On January 29, 2024, the U.S. Department of Commerce’s (DOC) Bureau of Industry and Security (BIS) issued a proposed rule seeking to secure U.S. Infrastructure as a Service (IaaS) products against foreign parties seeking to use such products to engage in malicious cyber-enabled activity. Specifically, the proposed rule would impose certain due diligence and reporting requirements on U.S. IaaS providers and their foreign resellers.

The Notice of Proposed Rule Making (NPRM) follows Executive Order 13984 issued by President Trump in January 2021 and Executive Order 14110 issued by President Biden in October 2023. BIS has invited the public to submit comments on the proposed rule by April 29, 2024.

The proposed rule, which would amend the Information and Communications Technology and Services (ICTS) regulations (15 C.F.R. Part 7) administered by the DOC, focuses on the following actions:

  • Requiring U.S. IaaS providers and their foreign resellers to implement a Customer Identification Program (CIP).
  • Empowering the DOC to prohibit or restrict access to U.S. IaaS products by certain foreign persons or persons in certain foreign jurisdictions.
  • Requiring U.S. IaaS providers and their foreign resellers to report known instances of foreign persons training large artificial intelligence models with potential abilities that could be employed in malicious cyber activity (e.g., social engineering attacks or denial-of-service attacks).

Below are the key takeaways regarding the DOC’s proposed rule on IaaS.

The DOC is seeking to regulate in this area based on concerns that foreign persons can use IaaS to engage in malicious activity, including training of large AI models.  

Specifically, policymakers are concerned that foreign parties can remotely access computing power to engage in activity that poses a threat to U.S. national security. For the time being, the U.S. government’s preferred approach to address this risk is by imposing “know your customer” and reporting requirements on the industry, so that regulators can have access to information as necessary.

The proposed rule would require U.S. IaaS providers to establish a CIP requiring identification of foreign customers and their beneficial owners, akin to the “know your customer” information that banks maintain.

The CIP requirement would require U.S. providers and their foreign resellers to capture a large amount of information and would mark a significant change for the industry. Implementing the appropriate procedures and frameworks for compliance would require commitment of resources and would be an essential part of doing business for any company seeking to enter the industry.

Companies can apply for an exemption from the CIP requirement by demonstrating that they have established an “Abuse of IaaS Products Deterrence Program”.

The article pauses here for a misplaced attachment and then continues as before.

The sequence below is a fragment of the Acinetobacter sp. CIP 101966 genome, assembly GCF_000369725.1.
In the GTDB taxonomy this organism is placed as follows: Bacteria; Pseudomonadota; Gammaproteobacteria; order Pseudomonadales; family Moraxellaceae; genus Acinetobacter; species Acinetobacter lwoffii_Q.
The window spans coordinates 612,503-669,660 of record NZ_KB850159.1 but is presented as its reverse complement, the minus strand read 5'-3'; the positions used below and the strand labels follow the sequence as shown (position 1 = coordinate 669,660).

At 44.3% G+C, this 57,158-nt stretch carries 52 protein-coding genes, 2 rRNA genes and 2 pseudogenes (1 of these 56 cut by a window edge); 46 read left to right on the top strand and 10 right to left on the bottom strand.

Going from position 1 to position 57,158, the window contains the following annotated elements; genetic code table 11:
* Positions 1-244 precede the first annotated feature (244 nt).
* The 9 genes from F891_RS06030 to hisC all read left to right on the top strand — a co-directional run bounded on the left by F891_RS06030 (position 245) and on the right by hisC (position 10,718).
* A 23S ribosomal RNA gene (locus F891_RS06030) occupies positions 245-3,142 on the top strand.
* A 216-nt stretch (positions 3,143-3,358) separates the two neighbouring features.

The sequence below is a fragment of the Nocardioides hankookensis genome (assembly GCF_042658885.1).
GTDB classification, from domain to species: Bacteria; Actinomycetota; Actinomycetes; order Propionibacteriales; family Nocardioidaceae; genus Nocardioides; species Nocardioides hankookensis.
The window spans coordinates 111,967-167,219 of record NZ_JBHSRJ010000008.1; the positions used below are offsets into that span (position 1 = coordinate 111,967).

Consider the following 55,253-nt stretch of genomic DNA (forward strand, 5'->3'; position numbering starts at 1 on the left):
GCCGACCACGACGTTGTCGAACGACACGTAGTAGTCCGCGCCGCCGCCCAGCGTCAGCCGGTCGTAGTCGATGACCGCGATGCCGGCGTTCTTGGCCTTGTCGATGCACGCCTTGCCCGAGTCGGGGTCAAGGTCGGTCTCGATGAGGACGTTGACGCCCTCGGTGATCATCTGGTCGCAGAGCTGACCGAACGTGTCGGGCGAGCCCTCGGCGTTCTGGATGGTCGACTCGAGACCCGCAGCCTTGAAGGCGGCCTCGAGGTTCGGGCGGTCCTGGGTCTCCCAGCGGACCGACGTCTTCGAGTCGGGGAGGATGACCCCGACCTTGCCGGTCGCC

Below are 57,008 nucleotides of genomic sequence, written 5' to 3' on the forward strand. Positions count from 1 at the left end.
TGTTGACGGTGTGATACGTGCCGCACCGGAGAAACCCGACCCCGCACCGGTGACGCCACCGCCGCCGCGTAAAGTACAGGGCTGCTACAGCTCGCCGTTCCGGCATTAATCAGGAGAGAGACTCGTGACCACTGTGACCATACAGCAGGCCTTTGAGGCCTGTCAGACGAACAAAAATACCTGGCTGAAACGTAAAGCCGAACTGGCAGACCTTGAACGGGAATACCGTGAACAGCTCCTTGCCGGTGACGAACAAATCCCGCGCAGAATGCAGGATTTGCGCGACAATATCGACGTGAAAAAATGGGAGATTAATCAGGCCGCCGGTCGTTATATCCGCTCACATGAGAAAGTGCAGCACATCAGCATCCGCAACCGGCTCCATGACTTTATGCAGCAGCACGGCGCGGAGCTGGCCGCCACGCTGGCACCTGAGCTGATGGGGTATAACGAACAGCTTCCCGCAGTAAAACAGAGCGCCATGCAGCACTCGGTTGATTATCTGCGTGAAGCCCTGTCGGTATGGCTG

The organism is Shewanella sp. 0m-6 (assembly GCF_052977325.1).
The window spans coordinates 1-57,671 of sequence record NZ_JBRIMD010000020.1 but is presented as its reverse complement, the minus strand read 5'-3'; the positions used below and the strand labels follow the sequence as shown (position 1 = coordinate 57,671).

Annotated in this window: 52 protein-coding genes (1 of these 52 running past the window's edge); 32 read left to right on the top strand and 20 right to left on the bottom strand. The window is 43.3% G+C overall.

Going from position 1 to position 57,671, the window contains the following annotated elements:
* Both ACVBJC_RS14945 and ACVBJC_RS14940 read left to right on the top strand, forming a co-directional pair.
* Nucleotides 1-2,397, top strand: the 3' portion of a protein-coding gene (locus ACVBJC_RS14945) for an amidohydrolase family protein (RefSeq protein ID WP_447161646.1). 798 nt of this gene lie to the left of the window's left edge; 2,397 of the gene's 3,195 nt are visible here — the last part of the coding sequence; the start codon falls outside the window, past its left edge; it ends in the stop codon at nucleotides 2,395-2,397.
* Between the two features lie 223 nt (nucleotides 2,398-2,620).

In order to obtain an exemption, a company would have to affirmatively apply to the DOC, which would have discretion to grant the exemption or deny the request. The company would need to demonstrate that it has established a program aimed at detecting and preventing cyber threats. 

The DOC can impose special measures prohibiting or limiting access to U.S. IaaS by foreign persons that are located in a jurisdiction found to engage in a pattern of malicious cyber activities or that have engaged in such activities themselves.

The proposed rule would empower the DOC to identify entire countries (e.g., China) engaged in a pattern of malicious activities or specific individuals or entities engaged in such activity, limiting or prohibiting their access accordingly.

U.S. IaaS providers would be required to make a report to the DOC within 15 days of becoming aware that a foreign person has used their services to train a large AI model with the potential capability to be used for malicious cyber activity.

This would call for significant monitoring on the part of U.S. IaaS providers, and mileage may vary regarding what constitutes reasonable diligence under the circumstances. This part of the proposed rule may be ripe for further guidance from the DOC.

U.S. providers are required to flow through the above requirements to their foreign resellers.

This is a key part of the proposed framework, intended to overcome limitations on information that may be available to U.S. providers based on the reseller model that may be prevalent in the industry to a certain extent. 

The DOC is considering imposing controls on the use of U.S. export-controlled advanced computing items to provide cloud services for use in training large AI models. 

This is an important part of the policy conversation and should be part of the risk calculus for companies in the industry. Specifically, policymakers are concerned that while U.S. export controls have been somewhat effective in cutting off exports to China of advanced semiconductors, China still has access to remote computing power in training large AI models.

The DOC would enact the rules by amending its Information and Communications Technology and Services (ICTS) regulations. 

The ICTS regulations are the most import tech regulations that you have never heard of. You will be hearing a lot more about them in the future. In the months and years to come, the DOC will be taking action to secure the ICTS supply chain. Most recently, this was done by issuing an advance notice of proposed rulemaking regarding connected vehicles.

The DOC’s proposed rule would usher in new reporting requirements for the U.S. IaaS industry. However, it is important to keep in mind that it remains a proposal, and that the DOC will be accepting comments on the proposal through April 29, 2024. It will be important for providers to monitor developments in this area, as a final rule likely will impose significant compliance requirements.